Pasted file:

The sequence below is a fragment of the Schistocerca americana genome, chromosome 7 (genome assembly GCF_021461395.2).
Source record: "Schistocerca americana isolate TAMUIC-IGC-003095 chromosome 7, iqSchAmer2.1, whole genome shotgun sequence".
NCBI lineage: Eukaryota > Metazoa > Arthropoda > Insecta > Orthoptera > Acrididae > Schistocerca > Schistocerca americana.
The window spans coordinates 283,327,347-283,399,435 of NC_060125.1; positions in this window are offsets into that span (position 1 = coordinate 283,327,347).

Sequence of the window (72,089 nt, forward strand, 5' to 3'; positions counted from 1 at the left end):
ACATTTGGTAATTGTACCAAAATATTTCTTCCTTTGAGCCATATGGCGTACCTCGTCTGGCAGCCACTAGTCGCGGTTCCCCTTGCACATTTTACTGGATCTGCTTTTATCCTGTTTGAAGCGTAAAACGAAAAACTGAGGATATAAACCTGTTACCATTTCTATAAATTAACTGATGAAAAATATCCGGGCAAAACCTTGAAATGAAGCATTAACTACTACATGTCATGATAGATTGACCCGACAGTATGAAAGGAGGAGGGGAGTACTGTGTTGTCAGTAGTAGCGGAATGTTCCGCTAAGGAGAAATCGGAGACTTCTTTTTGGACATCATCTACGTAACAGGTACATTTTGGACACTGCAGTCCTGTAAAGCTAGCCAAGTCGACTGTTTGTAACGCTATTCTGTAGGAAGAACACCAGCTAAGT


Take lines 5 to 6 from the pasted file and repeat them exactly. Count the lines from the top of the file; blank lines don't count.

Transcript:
Sequence of the window (72,089 nt, forward strand, 5' to 3'; positions counted from 1 at the left end):
ACATTTGGTAATTGTACCAAAATATTTCTTCCTTTGAGCCATATGGCGTACCTCGTCTGGCAGCCACTAGTCGCGGTTCCCCTTGCACATTTTACTGGATCTGCTTTTATCCTGTTTGAAGCGTAAAACGAAAAACTGAGGATATAAACCTGTTACCATTTCTATAAATTAACTGATGAAAAATATCCGGGCAAAACCTTGAAATGAAGCATTAACTACTACATGTCATGATAGATTGACCCGACAGTATGAAAGGAGGAGGGGAGTACTGTGTTGTCAGTAGTAGCGGAATGTTCCGCTAAGGAGAAATCGGAGACTTCTTTTTGGACATCATCTACGTAACAGGTACATTTTGGACACTGCAGTCCTGTAAAGCTAGCCAAGTCGACTGTTTGTAACGCTATTCTGTAGGAAGAACACCAGCTAAGT